Spain has no tradition of accepting either refugees or immigrants from developing countries in general, and therefore there is no specific law dealing with refugees and their education. This is due to two main reasons: first, legal regulations always follow on from social facts and needs. As Spain is not a major destination for refugees in the European Union, the government has not been under pressure to answer to the needs of refugees. When the number of people coming from former Yugoslavia became significant, then a specific order for former Yugoslavs was published.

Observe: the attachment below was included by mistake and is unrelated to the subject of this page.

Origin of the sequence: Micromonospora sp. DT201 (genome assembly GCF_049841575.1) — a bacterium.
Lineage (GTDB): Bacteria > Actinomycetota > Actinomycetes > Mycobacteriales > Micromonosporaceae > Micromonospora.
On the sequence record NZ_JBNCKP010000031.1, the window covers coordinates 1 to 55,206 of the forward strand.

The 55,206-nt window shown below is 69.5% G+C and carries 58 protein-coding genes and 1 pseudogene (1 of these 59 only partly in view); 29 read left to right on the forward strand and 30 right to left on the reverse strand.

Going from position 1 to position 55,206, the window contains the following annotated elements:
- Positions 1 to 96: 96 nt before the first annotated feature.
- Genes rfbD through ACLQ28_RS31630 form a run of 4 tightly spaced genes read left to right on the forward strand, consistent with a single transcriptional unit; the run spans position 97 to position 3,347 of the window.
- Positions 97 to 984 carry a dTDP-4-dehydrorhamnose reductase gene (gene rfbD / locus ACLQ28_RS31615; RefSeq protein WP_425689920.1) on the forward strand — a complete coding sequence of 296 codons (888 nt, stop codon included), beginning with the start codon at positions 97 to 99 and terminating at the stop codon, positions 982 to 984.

Second, the government is not willing to establish a difference in education matters between foreigners in general and refugees in particular. This policy could be applauded as aiming to treat everyone the same. But it could also be criticised because it leaves refugees without the necessary assistance. This is mainly due to the lack of experience in catering for refugees from nonSpanish speaking countries. At the same time, the general feeling may prevail that the problem is still not very serious and that a solution, if necessary, will simply arise in due time. This policy of avoiding facing the specific characteristics of refugees and reducing their social and cultural problems to those of foreigners is an easy option. However, Spanish laws do discriminate among foreigners, for example between citizens of the European Union and other nationals, and between nationals of former Spanish colonies and other nationals.